RESEARCH PAPERS: Heat Exchangers

Evaporation Heat Transfer and Pressure Drop of Refrigerant R-134a in a Plate Heat Exchanger

[+] Author and Article Information
Y.-Y. Yan, T.-F. Lin

Department of Mechanical Engineering, National Chiao Tung University, Hsinchu, Taiwan, R.O.C.

J. Heat Transfer 121(1), 118-127 (Feb 01, 1999) (10 pages) doi:10.1115/1.2825924 History: Received December 10, 1997; Revised October 08, 1998; Online December 05, 2007


The evaporation heat transfer coefficient and pressure drop for refrigerant R-134a flowing in a plate heat exchanger were investigated experimentally in this study. Two vertical counterflow channels were formed in the exchanger by three plates of commercial geometry with a corrugated sine shape of a chevron angle of 60 deg. Upflow boiling of refrigerant R-134a in one channel receives heat from the hot downflow of water in the other channel. The effects of the mean vapor quality, mass flux, heat flux, and pressure of R-134a on the evaporation heat transfer and pressure drop were explored. The quality change of R-134a between the inlet and outlet of the refrigerant channel ranges from 0.09 to 0.18. Even at a very low Reynolds number, the present flow visualization of evaporation in a plate heat exchanger with the transparent outer plate showed that the flow in the plate heat exchanger remains turbulent. It is found that the evaporation heat transfer coefficient of R-134a in the plates is much higher than that in circular pipes and shows a very different variation with the vapor quality from that in circular pipes, particularly in the convective evaporation dominated regime at high vapor quality. Relatively intense evaporation on the corrugated surface was seen from the flow visualization. Moreover, the present data showed that both the evaporation heat transfer coefficient and pressure drop increase with the vapor quality. At a higher mass flux the pressure drop is higher for the entire range of the vapor quality but the evaporation heat transfer is clearly better only at the high quality. Raising the imposed wall heat flux was found to slightly improve the heat transfer, while at a higher refrigerant pressure, both the heat transfer and pressure drop are slightly lower. Based on the present data, empirical correlations for the evaporation heat transfer coefficient and friction factor were proposed.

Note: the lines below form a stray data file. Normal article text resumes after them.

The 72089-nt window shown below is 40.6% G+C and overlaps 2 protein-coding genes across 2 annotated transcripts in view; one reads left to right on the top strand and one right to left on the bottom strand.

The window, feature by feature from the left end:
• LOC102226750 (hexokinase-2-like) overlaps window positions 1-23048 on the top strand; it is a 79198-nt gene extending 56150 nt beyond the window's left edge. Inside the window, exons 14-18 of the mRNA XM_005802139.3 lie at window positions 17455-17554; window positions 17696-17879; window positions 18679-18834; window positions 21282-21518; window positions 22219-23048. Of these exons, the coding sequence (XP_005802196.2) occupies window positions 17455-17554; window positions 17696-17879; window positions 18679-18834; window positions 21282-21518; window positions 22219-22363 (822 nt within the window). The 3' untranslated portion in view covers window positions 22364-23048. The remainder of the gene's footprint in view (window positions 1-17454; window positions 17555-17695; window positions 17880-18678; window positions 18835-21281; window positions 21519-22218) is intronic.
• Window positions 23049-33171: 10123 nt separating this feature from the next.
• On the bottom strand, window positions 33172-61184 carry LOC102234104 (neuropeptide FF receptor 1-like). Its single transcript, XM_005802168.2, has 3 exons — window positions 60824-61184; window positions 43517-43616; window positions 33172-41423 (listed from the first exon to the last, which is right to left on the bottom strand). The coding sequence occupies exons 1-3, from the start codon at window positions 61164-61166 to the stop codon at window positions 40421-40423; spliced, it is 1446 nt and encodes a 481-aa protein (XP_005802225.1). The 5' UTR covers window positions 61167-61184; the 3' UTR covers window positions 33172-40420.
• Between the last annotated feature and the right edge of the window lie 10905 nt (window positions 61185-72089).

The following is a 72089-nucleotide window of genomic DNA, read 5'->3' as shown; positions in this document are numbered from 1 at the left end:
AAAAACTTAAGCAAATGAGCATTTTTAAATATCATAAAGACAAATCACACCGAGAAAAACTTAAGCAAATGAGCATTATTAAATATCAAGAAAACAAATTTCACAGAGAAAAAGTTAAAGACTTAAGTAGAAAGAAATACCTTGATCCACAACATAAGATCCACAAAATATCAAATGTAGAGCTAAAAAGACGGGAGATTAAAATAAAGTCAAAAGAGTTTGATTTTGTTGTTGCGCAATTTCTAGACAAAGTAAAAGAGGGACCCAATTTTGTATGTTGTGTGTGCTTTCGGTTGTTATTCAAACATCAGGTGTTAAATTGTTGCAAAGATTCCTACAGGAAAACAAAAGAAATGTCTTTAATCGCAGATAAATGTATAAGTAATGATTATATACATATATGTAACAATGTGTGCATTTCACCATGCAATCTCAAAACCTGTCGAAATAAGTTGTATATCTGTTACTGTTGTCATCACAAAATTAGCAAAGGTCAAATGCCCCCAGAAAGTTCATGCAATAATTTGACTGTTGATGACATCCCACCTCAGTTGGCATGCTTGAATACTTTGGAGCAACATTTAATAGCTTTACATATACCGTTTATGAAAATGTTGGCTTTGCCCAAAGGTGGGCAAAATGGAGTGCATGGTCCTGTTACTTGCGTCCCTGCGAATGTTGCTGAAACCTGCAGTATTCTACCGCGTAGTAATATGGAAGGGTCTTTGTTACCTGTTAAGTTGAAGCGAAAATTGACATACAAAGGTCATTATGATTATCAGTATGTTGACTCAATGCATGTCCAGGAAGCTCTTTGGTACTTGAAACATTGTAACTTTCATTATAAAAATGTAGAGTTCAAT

Copyright © 1999 by The American Society of Mechanical Engineers
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